Step 1: Extract the timestamp and signatures from the header

Split the header, using the, character as the separator, to get a list of elements. Then split each element, using the = character as the separator, to get a prefix and value pair.

The value for the prefix t corresponds to the timestamp, and v1 corresponds to the signature(s). You can discard all other elements.

Step 2: Prepare the signed_payload string

You achieve this by concatenating:

  • The timestamp, i.e. the value of "t" (as a string).
  • The character .
  • The actual raw payload (i.e., the request’s body)

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The raw payload, as described above, should utilize the form-urlencoded version of the request body. While the requests sent from Affirm to your webhook endpoint comes with the content-type application/x-www-form-urlencoded, the request gives both an application/x-www-form-urlencoded and JSON version of the data in the bodyRaw and body fields respectively.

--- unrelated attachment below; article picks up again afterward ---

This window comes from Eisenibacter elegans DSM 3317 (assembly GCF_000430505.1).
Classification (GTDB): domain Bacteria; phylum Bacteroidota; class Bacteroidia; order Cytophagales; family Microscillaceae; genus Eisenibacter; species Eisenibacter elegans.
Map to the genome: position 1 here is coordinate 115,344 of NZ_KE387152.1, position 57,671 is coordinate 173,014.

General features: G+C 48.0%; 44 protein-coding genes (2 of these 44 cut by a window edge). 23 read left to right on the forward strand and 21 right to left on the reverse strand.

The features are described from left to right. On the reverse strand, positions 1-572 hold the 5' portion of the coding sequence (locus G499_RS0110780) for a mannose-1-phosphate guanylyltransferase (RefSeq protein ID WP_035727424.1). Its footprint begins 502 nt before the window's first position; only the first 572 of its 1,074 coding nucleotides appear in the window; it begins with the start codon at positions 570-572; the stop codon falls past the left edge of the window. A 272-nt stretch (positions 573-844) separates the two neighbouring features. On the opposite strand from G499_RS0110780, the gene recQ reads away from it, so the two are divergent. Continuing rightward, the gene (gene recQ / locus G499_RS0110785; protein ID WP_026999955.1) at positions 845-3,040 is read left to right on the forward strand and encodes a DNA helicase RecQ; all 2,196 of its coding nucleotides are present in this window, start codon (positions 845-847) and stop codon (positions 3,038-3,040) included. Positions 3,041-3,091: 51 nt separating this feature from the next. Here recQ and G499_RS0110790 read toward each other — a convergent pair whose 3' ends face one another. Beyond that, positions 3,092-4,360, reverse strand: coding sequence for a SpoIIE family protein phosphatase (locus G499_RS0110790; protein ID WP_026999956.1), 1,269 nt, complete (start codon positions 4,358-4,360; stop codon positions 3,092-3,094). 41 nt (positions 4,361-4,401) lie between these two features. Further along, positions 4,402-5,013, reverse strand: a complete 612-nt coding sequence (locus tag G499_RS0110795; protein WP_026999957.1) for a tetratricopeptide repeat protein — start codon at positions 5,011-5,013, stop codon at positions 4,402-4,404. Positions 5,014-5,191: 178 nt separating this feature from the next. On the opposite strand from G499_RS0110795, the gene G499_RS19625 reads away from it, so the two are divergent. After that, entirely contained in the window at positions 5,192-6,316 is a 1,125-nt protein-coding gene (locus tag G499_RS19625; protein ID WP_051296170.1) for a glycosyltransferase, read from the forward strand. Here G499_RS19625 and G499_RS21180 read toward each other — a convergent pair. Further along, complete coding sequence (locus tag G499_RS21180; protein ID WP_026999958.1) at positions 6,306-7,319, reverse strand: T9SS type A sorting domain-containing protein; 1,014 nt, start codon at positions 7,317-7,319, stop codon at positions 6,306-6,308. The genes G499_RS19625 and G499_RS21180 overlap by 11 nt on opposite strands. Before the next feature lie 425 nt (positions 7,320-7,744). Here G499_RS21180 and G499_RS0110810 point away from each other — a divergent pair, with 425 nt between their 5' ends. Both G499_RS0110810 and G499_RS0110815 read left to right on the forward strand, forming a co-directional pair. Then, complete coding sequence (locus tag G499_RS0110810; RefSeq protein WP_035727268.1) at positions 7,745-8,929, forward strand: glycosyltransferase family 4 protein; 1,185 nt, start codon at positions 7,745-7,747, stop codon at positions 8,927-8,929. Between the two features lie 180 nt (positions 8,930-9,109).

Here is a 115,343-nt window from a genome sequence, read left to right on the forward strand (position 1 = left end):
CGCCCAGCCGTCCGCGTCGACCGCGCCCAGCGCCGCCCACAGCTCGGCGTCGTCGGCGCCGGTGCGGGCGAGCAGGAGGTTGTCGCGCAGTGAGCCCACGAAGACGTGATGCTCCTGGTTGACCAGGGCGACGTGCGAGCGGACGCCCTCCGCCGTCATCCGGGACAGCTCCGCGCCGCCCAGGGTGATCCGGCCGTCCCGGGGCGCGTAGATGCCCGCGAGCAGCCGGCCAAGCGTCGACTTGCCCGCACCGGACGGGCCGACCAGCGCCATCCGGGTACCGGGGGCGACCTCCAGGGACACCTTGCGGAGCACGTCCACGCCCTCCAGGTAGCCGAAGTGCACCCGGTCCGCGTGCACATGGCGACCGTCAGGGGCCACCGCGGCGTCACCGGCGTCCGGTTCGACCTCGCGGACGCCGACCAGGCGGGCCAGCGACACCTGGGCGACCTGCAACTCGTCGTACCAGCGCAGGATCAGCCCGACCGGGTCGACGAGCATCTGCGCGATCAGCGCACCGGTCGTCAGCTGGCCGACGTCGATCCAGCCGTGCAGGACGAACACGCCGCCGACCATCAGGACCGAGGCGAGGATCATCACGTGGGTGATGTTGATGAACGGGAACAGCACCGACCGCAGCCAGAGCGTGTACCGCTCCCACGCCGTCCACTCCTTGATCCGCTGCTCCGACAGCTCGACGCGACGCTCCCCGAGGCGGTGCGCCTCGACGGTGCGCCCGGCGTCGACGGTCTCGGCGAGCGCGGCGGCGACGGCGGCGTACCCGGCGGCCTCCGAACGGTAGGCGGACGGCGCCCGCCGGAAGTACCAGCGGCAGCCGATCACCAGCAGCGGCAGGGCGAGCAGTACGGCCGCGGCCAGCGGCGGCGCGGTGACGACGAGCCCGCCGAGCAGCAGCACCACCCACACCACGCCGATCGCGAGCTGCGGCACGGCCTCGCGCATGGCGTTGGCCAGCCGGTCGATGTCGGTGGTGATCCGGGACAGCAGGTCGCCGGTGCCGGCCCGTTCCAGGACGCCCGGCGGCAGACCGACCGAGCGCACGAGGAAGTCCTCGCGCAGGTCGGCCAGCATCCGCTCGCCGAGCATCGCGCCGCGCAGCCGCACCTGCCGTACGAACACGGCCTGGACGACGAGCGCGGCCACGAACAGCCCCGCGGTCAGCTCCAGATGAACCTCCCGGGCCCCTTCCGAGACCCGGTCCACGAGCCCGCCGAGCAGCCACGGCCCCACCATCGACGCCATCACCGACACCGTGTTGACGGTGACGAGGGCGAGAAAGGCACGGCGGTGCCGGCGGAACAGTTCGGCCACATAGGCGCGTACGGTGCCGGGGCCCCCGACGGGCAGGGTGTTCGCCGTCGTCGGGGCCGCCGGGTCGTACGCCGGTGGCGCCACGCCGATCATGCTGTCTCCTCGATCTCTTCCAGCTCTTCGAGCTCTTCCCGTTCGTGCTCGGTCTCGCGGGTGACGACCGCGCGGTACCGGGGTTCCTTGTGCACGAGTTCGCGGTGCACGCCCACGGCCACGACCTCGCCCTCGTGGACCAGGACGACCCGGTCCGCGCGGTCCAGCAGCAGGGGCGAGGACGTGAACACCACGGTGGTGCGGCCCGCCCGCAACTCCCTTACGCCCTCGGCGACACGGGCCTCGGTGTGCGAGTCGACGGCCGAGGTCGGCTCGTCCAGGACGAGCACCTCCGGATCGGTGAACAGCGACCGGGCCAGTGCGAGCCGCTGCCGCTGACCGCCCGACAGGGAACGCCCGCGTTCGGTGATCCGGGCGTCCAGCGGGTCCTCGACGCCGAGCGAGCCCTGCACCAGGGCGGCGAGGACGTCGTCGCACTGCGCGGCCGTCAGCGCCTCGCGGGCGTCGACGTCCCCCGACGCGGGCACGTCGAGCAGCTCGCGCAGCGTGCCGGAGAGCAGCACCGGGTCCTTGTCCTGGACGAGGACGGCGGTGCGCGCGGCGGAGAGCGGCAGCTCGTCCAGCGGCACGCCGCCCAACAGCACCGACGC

Step 3: Determine the expected signature

Compute an HMAC with the SHA512 hash function. Use the endpoint’s signing secret (your private key) as the key, and use the signed_payload string as the message.

Step 4: Compare signatures

Compare the signature(s) in the header to the expected signature. If a signature matches, compute the difference between the current timestamp and the received timestamp, then decide if the difference is within your tolerance.

To protect against timing attacks, use a constant-time string comparison to compare the expected signature to each of the received signatures.